Connect with us

Development

In the Midst of Turmoil — Control What You Can

Published

In the Midst of Turmoil — Control What You Can

International political turmoil, out of control costs, no Olympic Village accommodation, and stark competition facilities: all challenges facing the Olympic athletes heading to Rio this August, right?

Actually, these were just some of the conditions the athletes confronted at the first modern Olympic Games held in Athens, Greece, in April 1896. (The more things change…)

Yet, those first Olympians persevered in the face of adverse circumstances and started a legacy, so that now, 120 years later, we are looking forward to the colorful stories, new heroes, and crop of fresh household names that will come from the 2016 Olympic Games.

Olympic athletes have continued to face circumstances beyond their control, on personal to global scales. One of the most dramatic stories from my own Olympic experiences came in the spring of 1984 when I was with a swim team of world record holders and Olympic hopefuls in Southern California. One day, suddenly our complex was swarming with media, and we didn’t know what was happening. We were told to immediately stop our workout and then were quickly herded into the gym, where the doors were locked as soon as we were all inside.

Choking back the emotion that threatened to overtake him, our coach broke the news that the Soviet Union had just announced they would boycott the Los Angeles Summer Olympics, happening just a few months later. His announcement was met with gasps, shock, and sadness – after the 1980 boycott by Western countries, yet another Olympics would be marred by politics, and the competition for world titles would remain unresolved because half of the contenders would be absent.

We were faced with a choice. We could start imagining the compounding issues and follow the disappointment those would generate, allowing our emotions to control our thoughts and destroy our concentration. Or, we could recognize the circumstances, make necessary adjustments, and focus on moving forward with the same drive, attitude, and enthusiasm that enabled us to be the best we could at what we did.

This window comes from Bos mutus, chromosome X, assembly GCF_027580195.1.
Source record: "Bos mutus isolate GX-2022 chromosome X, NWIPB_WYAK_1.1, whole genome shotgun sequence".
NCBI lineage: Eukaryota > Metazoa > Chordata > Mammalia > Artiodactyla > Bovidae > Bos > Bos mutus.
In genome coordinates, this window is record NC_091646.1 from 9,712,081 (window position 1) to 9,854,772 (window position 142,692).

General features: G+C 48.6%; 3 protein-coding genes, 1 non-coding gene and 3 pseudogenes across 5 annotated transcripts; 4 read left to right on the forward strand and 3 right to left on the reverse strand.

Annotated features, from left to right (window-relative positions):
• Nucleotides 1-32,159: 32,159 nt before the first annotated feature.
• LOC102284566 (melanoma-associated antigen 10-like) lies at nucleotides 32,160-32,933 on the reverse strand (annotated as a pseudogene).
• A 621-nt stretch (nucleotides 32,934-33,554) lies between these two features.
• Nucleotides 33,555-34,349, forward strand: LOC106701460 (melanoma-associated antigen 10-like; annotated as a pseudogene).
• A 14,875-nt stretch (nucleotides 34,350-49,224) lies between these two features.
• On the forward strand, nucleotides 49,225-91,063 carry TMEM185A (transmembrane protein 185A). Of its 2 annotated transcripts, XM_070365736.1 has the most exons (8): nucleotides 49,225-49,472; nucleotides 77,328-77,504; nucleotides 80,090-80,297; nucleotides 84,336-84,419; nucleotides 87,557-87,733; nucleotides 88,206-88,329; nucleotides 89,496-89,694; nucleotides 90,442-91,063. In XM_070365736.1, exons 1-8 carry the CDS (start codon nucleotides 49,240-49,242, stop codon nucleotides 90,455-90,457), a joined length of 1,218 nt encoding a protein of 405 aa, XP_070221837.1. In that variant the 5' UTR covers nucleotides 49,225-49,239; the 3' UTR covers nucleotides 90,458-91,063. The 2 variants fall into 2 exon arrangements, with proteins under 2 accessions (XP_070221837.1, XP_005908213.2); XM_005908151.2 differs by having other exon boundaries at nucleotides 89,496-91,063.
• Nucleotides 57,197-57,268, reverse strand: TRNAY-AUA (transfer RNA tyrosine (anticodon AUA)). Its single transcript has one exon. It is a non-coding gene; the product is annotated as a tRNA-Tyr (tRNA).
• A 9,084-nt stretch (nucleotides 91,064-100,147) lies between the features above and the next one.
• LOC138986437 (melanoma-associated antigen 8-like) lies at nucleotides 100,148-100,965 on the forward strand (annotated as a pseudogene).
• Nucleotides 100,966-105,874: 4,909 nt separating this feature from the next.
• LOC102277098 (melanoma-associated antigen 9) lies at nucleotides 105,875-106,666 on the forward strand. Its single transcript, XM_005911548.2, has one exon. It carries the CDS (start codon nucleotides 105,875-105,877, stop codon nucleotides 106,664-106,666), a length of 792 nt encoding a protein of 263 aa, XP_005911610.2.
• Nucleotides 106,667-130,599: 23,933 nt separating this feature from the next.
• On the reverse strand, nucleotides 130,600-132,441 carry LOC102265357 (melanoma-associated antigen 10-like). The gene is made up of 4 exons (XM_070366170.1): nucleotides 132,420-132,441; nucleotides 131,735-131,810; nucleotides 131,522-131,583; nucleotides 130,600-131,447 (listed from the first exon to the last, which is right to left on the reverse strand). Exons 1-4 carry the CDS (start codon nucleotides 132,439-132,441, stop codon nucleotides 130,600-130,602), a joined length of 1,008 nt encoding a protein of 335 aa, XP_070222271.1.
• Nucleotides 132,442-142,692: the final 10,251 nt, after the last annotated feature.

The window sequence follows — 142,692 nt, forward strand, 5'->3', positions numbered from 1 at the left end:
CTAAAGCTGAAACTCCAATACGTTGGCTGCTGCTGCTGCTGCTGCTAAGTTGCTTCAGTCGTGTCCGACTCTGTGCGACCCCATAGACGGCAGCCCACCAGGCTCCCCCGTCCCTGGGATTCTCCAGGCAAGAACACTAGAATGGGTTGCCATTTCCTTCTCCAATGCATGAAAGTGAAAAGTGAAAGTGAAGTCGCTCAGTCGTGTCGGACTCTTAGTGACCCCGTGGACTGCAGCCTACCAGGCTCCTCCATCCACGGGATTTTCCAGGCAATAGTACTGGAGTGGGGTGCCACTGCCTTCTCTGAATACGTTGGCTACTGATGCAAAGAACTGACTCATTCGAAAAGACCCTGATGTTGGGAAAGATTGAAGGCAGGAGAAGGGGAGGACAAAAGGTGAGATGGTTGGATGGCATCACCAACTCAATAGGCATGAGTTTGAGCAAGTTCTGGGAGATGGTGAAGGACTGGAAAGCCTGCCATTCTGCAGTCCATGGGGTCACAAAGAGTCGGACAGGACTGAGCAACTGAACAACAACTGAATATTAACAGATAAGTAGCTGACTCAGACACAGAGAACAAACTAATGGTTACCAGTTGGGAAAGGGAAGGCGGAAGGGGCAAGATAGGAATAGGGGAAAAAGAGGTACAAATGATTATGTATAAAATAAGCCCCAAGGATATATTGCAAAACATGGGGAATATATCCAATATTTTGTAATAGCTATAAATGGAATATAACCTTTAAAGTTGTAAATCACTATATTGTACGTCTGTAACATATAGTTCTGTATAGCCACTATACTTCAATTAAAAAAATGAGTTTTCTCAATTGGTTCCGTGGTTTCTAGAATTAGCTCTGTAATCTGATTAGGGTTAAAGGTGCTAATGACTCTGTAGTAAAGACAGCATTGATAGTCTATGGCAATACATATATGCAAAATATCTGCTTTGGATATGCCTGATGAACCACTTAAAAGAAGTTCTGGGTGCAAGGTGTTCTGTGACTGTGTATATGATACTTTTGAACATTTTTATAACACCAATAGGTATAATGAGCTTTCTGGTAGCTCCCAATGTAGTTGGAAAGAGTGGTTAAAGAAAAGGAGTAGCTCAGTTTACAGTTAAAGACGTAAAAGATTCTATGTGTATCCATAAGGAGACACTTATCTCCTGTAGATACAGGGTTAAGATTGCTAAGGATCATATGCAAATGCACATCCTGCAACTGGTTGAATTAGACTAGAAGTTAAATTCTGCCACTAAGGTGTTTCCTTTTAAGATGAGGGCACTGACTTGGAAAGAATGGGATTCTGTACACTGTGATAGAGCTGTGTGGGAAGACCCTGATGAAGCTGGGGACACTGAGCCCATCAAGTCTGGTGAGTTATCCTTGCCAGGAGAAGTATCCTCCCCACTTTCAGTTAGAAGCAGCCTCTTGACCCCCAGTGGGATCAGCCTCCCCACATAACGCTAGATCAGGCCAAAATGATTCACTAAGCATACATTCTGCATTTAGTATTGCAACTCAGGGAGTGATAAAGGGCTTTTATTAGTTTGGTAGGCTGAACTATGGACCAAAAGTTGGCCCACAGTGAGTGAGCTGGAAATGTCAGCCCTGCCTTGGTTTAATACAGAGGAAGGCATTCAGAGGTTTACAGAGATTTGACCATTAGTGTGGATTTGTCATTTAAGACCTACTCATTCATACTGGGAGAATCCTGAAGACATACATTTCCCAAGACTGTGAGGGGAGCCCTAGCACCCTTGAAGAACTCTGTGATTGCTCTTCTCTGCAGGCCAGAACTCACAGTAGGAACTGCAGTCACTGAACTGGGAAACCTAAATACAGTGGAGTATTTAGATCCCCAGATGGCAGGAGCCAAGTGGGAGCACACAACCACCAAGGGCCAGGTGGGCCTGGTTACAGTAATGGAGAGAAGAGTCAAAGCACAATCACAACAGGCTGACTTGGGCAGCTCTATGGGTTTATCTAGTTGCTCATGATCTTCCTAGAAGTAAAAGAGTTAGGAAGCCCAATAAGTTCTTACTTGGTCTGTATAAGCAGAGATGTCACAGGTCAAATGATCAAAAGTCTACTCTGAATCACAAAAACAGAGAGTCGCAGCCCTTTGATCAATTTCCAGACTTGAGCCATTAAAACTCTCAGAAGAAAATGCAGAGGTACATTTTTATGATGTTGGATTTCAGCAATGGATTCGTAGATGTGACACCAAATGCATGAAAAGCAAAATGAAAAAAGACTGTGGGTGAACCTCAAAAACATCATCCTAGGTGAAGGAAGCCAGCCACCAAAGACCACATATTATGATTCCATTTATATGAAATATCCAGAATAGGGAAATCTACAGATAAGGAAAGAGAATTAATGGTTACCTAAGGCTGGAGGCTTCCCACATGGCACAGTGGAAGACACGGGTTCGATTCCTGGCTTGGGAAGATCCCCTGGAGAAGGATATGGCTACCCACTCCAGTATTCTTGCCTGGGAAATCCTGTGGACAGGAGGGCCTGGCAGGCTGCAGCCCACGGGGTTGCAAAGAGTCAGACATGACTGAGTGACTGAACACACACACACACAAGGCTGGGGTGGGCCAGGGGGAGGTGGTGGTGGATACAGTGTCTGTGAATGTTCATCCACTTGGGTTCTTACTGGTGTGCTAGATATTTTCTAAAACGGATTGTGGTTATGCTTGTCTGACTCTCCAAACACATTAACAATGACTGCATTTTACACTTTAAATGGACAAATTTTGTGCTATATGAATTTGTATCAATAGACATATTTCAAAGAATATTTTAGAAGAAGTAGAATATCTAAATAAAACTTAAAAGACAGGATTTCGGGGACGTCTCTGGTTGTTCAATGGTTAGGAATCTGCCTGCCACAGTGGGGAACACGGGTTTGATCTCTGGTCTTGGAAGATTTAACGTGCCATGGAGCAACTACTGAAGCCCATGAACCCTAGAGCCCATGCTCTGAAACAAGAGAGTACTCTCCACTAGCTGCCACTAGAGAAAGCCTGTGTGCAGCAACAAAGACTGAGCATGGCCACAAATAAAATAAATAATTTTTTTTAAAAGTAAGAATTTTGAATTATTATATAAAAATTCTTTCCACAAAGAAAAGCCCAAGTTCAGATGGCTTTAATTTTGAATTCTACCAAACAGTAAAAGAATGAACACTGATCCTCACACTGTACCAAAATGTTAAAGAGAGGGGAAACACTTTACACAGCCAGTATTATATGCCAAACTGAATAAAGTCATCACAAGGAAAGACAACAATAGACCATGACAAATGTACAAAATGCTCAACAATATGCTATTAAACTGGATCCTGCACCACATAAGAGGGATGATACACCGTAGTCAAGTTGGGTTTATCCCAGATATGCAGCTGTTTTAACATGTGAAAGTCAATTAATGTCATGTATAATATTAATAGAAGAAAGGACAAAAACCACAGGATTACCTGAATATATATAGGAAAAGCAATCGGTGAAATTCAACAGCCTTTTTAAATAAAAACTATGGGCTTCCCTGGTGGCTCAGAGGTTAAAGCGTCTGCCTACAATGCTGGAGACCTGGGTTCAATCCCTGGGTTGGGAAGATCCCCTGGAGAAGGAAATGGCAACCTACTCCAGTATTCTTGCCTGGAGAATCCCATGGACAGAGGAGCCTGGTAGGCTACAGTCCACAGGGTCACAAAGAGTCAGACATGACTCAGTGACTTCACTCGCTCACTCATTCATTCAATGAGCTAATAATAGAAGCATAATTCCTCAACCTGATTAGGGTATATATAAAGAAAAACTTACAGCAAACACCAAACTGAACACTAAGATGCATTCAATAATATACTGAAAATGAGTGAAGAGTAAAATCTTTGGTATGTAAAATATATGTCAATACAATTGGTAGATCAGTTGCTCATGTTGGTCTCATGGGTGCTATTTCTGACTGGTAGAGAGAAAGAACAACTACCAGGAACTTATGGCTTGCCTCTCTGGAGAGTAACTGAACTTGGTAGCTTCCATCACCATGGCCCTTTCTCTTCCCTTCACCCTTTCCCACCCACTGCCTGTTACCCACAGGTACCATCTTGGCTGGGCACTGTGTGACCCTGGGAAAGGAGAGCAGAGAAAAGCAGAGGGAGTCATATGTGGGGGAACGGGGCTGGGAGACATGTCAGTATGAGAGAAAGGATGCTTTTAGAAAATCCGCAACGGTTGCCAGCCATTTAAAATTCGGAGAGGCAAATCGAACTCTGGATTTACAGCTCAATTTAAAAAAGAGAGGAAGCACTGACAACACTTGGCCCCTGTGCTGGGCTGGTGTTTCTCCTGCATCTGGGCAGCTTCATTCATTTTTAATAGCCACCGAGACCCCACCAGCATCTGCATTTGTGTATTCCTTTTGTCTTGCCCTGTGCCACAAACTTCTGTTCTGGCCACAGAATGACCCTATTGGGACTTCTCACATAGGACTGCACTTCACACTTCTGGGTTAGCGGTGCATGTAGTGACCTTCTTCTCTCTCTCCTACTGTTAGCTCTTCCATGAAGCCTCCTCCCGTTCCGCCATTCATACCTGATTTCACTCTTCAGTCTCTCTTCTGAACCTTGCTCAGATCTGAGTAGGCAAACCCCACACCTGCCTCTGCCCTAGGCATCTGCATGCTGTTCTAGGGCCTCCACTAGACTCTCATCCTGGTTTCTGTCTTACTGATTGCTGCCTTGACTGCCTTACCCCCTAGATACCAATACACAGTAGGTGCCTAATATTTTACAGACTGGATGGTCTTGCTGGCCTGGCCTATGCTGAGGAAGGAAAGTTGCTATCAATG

At times, all of us, whether Olympic athletes or advisors, face challenging circumstances beyond our control. However, you can control your own attitude and reactions in the face of your circumstances. The best athletes and the best advisors consciously choose how they will think and respond, regardless of what others around them are saying or doing.

What current challenges are tempting you to pay more attention to the problem rather than to finding a solution?

Robo-advisors, the new DOL ruling, and constant market volatility are just a few of the most recent challenges impacting our industry. Where are you choosing to put your focus? Are you going to add to the negative noise regarding these “hindrances” and allow yourself to get mentally and emotionally sidetracked? Or, are you going to concentrate on a solution, deciding what next best steps you need to take to most quickly and successfully navigate this change in circumstances?

Are you fixated on the swirl around you instead of taking new trials in stride? Don’t allow immediate challenging circumstances to distract you from focusing on your longer-term objectives.

When you encounter trials or unexpected changes:

  • Take time to unemotionally study the situation. What exactly is happening, and how are you potentially impacted? What are the best and worst potential consequences of this scenario?
  • Set quality time to consider appropriate next steps. What is the best strategy for navigating through or around this obstacle? Do you need to work on plainly articulating the situation and the solution so you can then clearly explain it to clients, if asked?
  • Decide what changes you need to make. What do you need to anticipate to maximize the opportunities these new circumstances may bring? Is this a timely occasion to make changes in your business?
  • Take action to make those needed changes. Waiting or worrying will not make issues go away. Choose your course of action and move forward.
     

Being a professional means absorbing, accommodating, and ultimately adapting to changes over which you have no control.

Resist reacting hastily and think clearly. Once you’ve identified how best to navigate a challenge, move ahead confidently.

Aim like an Olympian: Citius, Altius, Fortius (Faster, Higher, Stronger)!

Continue Reading

Trending